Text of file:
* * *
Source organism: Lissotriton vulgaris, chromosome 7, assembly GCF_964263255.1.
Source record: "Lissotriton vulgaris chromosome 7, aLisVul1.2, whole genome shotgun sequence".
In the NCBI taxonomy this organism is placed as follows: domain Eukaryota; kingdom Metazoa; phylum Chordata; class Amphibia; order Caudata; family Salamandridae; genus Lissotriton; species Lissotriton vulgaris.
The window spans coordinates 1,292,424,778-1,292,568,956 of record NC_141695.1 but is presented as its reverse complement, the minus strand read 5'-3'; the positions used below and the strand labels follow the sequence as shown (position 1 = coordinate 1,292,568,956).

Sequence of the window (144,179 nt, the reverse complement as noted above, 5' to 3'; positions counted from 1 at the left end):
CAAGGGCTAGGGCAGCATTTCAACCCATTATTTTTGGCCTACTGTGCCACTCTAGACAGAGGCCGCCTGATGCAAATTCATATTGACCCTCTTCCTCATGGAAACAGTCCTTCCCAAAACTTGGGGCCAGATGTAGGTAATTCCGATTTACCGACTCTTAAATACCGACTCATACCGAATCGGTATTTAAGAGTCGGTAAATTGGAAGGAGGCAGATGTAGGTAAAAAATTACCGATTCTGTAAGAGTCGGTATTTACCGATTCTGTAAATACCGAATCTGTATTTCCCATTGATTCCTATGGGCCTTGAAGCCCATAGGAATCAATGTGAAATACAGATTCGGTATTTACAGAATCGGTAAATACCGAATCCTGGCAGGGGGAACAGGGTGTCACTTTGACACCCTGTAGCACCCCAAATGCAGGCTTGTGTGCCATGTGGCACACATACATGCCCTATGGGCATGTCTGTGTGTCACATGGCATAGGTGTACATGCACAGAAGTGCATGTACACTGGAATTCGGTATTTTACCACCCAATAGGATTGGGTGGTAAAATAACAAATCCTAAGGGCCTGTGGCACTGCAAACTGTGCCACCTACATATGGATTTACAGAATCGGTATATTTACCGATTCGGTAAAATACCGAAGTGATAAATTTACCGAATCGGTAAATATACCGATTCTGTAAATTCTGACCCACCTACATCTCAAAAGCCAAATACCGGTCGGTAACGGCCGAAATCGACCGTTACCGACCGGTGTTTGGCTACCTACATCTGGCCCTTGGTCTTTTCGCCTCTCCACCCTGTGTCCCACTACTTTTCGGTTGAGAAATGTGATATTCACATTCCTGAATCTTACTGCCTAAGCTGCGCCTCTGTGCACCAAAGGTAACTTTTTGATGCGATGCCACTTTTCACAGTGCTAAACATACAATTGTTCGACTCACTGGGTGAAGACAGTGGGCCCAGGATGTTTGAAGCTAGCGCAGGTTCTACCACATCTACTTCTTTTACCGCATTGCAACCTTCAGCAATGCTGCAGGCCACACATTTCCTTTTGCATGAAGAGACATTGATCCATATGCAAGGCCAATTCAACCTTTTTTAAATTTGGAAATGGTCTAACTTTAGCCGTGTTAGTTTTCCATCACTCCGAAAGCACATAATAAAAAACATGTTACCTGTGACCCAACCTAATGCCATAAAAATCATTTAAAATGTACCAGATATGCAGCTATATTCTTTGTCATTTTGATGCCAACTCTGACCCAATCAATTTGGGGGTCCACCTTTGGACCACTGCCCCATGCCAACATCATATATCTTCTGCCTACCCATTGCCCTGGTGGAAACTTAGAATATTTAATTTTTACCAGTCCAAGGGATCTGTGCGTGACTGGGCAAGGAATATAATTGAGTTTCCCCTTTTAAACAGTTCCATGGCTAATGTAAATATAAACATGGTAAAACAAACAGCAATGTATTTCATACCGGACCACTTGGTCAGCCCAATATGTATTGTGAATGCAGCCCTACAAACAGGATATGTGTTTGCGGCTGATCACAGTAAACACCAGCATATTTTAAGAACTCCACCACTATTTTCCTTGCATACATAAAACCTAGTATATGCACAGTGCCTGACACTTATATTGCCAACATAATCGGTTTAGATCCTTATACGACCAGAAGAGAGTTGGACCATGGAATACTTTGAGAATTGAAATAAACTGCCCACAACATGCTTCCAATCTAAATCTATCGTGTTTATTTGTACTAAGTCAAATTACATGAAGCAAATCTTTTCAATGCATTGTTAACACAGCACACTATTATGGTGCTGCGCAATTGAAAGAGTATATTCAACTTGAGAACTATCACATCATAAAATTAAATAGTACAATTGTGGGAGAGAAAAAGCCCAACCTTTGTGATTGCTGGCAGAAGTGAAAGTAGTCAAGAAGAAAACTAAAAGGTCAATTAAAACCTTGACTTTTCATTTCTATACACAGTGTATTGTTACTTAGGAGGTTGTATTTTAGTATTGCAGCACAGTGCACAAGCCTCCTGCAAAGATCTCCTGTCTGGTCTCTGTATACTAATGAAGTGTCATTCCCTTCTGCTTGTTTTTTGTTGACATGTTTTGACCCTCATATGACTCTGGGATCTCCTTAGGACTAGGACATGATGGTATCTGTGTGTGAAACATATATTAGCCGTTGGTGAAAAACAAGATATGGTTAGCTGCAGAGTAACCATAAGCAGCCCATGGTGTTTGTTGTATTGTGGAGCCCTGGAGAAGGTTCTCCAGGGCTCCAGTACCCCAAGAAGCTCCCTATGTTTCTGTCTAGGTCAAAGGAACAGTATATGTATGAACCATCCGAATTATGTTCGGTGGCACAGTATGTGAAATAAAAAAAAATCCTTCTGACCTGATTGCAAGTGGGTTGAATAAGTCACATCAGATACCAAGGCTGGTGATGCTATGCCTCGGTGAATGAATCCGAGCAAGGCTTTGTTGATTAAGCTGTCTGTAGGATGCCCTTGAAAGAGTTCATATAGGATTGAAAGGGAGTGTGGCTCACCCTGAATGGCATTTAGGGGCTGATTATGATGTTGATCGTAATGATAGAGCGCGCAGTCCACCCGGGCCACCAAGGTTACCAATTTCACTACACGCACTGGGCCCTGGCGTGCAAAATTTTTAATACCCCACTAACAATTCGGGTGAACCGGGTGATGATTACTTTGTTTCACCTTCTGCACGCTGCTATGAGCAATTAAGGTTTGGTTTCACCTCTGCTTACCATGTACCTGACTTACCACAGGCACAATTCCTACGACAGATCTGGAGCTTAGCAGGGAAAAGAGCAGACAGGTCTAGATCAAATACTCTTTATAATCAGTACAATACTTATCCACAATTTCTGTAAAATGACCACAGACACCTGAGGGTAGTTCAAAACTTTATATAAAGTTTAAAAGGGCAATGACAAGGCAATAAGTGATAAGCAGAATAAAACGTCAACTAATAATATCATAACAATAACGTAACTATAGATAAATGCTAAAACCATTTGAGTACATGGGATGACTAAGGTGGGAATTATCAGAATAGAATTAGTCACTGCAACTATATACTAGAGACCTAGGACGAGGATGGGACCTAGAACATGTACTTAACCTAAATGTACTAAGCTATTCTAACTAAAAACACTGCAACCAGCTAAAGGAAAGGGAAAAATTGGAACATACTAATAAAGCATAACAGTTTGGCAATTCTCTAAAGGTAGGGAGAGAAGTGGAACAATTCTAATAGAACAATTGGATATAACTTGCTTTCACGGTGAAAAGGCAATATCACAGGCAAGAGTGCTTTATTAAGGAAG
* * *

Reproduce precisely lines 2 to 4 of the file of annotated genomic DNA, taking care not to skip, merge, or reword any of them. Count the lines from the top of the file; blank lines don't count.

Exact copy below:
Source record: "Lissotriton vulgaris chromosome 7, aLisVul1.2, whole genome shotgun sequence".
In the NCBI taxonomy this organism is placed as follows: domain Eukaryota; kingdom Metazoa; phylum Chordata; class Amphibia; order Caudata; family Salamandridae; genus Lissotriton; species Lissotriton vulgaris.
The window spans coordinates 1,292,424,778-1,292,568,956 of record NC_141695.1 but is presented as its reverse complement, the minus strand read 5'-3'; the positions used below and the strand labels follow the sequence as shown (position 1 = coordinate 1,292,568,956).